by Sauron Gorthaur
In the halls of Aulë, the forge was dark and cold. The Vala of the Earth sat staring into the dead embers of that morning's fires, but he did not have the heart to lift the hammer lying on the stones before him and continue the labor that usually brought him such joy.
He had failed.
Lifting the hammer, he turned it gently in his rough hands, running his thumb over the iron head as he thought of all the beautiful works that it had brought into being…all for nothing.
He bent his head, his brown hair falling in a disordered tangle about his noble face, a diamond sheen forming in his smoke-grey eyes, his heart beating like a heavy hammer in his chest. He knew the news should bring him joy, that by his efforts Ossë's rage had been cooled and the Maia of Ulmo pardoned for all his misdeeds, a gladness that one at least had been saved from Melkor's iron grip, but he could not bring himself to rejoice. He had not succeeded in his mission, for only Ossë had returned, and no other.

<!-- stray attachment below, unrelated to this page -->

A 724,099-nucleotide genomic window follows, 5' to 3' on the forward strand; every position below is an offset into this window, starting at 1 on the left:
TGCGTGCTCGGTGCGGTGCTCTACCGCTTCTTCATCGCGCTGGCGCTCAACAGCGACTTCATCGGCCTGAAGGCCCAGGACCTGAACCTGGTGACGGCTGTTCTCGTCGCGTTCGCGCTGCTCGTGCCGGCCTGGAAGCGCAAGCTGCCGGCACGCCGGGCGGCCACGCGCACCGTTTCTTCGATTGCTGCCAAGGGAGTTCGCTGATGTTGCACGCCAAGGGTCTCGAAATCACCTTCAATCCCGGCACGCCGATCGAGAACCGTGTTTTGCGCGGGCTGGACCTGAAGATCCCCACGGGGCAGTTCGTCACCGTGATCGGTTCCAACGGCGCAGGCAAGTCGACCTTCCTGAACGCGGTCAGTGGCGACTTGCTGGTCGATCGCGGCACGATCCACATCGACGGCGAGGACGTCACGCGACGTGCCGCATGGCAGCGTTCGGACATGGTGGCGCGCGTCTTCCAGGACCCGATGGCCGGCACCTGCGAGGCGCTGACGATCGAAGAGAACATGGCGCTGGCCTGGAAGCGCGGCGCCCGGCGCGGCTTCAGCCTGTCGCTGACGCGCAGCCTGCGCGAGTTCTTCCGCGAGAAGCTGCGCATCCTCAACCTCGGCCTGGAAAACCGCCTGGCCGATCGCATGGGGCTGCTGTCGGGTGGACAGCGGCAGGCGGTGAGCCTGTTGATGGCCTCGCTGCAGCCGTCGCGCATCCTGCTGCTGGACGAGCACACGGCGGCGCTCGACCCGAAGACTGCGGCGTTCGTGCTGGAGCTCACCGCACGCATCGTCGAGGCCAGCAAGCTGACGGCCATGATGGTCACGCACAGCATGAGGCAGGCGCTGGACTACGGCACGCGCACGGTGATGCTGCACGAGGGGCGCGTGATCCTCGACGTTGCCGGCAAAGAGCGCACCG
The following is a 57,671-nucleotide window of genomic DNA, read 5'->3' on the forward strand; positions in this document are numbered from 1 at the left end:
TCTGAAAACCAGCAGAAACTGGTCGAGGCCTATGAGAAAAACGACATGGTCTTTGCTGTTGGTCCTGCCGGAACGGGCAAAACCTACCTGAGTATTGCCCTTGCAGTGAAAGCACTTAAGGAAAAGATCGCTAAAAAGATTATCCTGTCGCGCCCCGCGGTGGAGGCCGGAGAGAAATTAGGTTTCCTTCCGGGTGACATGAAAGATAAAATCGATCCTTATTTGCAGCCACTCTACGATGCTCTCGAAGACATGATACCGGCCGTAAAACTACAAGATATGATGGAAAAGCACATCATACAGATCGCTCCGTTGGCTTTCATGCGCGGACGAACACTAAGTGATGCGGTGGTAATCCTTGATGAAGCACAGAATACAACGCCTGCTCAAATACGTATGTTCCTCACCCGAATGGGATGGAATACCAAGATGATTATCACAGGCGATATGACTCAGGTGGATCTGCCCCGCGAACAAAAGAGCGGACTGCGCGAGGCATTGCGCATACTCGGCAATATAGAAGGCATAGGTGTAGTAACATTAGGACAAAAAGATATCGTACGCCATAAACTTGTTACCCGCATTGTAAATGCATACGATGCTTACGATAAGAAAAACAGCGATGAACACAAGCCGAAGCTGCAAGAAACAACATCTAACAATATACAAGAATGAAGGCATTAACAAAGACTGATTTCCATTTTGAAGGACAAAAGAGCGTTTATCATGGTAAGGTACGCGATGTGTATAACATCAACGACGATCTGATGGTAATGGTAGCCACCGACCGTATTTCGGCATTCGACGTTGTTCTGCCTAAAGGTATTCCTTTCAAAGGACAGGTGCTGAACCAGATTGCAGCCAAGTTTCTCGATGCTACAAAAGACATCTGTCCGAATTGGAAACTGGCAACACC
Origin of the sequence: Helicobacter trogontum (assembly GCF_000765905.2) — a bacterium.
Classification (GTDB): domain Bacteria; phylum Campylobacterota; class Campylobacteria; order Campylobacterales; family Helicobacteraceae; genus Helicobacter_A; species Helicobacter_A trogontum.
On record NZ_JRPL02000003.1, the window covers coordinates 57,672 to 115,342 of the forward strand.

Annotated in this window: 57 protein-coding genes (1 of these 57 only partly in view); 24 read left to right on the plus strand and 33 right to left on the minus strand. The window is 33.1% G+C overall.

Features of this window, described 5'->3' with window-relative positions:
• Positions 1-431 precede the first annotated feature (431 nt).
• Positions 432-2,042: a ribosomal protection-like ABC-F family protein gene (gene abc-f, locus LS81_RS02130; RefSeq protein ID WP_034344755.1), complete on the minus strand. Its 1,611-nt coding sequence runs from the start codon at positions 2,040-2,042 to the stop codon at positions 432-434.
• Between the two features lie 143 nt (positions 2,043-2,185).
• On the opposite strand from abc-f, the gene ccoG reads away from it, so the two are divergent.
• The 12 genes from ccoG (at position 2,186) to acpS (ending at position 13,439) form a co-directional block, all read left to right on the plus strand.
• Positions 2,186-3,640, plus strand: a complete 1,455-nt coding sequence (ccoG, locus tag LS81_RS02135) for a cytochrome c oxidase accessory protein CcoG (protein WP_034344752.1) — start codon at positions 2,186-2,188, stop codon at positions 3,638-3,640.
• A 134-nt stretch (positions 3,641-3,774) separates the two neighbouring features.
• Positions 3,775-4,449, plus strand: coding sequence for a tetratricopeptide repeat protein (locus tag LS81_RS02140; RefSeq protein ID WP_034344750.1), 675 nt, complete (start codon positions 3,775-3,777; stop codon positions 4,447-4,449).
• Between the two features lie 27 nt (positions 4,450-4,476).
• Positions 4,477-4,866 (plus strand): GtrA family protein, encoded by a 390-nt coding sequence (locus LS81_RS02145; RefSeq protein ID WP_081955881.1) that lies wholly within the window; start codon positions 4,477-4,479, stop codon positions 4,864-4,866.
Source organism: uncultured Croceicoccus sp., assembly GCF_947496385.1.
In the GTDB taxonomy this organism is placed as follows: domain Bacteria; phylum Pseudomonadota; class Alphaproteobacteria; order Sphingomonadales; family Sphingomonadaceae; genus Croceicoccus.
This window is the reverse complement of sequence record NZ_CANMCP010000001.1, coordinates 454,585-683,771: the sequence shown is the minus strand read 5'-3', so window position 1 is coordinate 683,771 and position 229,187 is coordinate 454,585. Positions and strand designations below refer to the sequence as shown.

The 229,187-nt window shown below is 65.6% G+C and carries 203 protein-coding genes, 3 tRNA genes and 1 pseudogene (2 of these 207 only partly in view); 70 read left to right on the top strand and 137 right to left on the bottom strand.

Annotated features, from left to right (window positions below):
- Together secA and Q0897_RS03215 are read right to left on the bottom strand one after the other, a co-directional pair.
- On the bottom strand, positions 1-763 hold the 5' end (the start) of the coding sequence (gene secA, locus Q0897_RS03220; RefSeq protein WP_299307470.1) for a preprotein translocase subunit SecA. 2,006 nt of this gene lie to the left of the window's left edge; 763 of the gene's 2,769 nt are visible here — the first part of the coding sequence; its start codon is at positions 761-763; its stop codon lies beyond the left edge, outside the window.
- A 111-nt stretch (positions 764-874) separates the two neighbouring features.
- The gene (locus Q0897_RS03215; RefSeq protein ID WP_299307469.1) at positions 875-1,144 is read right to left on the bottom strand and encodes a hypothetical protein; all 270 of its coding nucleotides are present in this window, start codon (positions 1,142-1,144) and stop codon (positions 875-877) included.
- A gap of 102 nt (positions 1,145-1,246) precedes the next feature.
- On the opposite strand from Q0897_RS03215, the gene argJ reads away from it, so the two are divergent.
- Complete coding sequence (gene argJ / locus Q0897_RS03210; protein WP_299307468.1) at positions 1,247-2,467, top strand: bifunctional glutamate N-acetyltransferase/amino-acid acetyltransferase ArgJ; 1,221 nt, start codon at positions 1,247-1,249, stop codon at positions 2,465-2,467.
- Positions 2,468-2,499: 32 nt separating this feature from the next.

Aulë had hoped, beyond hope, that news of the Valar's mercy and kindness toward a wayward Maia and their offer of redemption might reach beyond the sea, into the heart of Arda, and through the darkness of Melkor to reach the ears of one who was still dearer to his heart than gold.
But no answer came.
Finally, his tears fell, and the Lord of the Earth wept, letting the hammer that had once belonged to his apprentice fall with a clatter to the floor.
"Child," he wept, "oh Mairon, don't you understand that I did this for you?"